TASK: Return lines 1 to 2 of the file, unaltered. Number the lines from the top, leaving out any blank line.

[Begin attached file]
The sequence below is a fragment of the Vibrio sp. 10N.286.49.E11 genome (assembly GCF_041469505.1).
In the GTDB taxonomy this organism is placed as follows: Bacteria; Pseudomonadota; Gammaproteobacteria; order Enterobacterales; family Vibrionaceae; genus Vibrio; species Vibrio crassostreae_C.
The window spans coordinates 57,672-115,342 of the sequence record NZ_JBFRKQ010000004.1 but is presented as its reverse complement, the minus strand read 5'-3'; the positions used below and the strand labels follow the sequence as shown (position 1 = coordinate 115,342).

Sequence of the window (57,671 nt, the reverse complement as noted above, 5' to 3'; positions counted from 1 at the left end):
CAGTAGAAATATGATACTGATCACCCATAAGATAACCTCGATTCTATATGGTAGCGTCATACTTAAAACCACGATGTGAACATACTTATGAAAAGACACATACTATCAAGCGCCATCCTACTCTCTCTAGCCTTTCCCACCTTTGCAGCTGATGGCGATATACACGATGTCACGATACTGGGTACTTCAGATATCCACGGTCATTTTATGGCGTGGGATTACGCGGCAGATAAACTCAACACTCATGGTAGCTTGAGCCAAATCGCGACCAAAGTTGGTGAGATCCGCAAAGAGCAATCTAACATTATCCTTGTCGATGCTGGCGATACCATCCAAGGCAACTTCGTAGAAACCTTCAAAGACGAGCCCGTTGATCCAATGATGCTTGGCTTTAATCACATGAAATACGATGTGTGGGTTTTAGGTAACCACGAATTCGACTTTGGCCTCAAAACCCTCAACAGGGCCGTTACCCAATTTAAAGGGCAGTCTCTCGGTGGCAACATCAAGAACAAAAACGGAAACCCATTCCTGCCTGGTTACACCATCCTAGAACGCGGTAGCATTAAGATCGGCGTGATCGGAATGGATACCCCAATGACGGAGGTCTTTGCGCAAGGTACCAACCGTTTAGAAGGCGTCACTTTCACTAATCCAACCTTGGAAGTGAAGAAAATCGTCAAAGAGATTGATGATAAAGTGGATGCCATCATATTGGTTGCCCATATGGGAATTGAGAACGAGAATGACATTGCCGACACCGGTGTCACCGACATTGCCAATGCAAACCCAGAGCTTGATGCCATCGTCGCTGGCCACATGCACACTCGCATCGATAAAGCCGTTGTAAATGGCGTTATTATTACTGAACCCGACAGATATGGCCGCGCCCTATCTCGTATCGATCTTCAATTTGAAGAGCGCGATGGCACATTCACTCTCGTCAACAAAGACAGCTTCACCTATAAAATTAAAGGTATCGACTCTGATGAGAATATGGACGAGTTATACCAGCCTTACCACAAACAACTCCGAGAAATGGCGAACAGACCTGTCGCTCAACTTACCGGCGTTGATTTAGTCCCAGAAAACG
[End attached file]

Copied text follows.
The sequence below is a fragment of the Vibrio sp. 10N.286.49.E11 genome (assembly GCF_041469505.1).
In the GTDB taxonomy this organism is placed as follows: Bacteria; Pseudomonadota; Gammaproteobacteria; order Enterobacterales; family Vibrionaceae; genus Vibrio; species Vibrio crassostreae_C.